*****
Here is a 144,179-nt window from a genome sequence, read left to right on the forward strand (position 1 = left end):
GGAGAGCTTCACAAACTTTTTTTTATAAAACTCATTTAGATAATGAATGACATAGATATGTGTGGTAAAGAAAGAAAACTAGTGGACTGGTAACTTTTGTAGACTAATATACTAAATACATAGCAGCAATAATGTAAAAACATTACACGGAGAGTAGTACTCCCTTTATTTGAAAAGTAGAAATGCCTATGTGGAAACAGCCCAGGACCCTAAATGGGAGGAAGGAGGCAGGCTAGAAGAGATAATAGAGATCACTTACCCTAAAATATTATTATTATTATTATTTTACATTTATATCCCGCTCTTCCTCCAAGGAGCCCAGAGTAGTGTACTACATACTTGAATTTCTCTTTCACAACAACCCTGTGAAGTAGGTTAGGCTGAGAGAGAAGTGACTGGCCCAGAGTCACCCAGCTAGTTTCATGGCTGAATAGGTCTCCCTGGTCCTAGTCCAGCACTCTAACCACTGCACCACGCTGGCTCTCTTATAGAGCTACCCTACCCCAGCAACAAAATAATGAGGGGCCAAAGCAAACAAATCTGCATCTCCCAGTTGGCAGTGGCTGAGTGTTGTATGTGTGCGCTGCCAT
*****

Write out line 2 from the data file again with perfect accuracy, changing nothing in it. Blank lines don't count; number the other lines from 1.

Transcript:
GGAGAGCTTCACAAACTTTTTTTTATAAAACTCATTTAGATAATGAATGACATAGATATGTGTGGTAAAGAAAGAAAACTAGTGGACTGGTAACTTTTGTAGACTAATATACTAAATACATAGCAGCAATAATGTAAAAACATTACACGGAGAGTAGTACTCCCTTTATTTGAAAAGTAGAAATGCCTATGTGGAAACAGCCCAGGACCCTAAATGGGAGGAAGGAGGCAGGCTAGAAGAGATAATAGAGATCACTTACCCTAAAATATTATTATTATTATTATTTTACATTTATATCCCGCTCTTCCTCCAAGGAGCCCAGAGTAGTGTACTACATACTTGAATTTCTCTTTCACAACAACCCTGTGAAGTAGGTTAGGCTGAGAGAGAAGTGACTGGCCCAGAGTCACCCAGCTAGTTTCATGGCTGAATAGGTCTCCCTGGTCCTAGTCCAGCACTCTAACCACTGCACCACGCTGGCTCTCTTATAGAGCTACCCTACCCCAGCAACAAAATAATGAGGGGCCAAAGCAAACAAATCTGCATCTCCCAGTTGGCAGTGGCTGAGTGTTGTATGTGTGCGCTGCCAT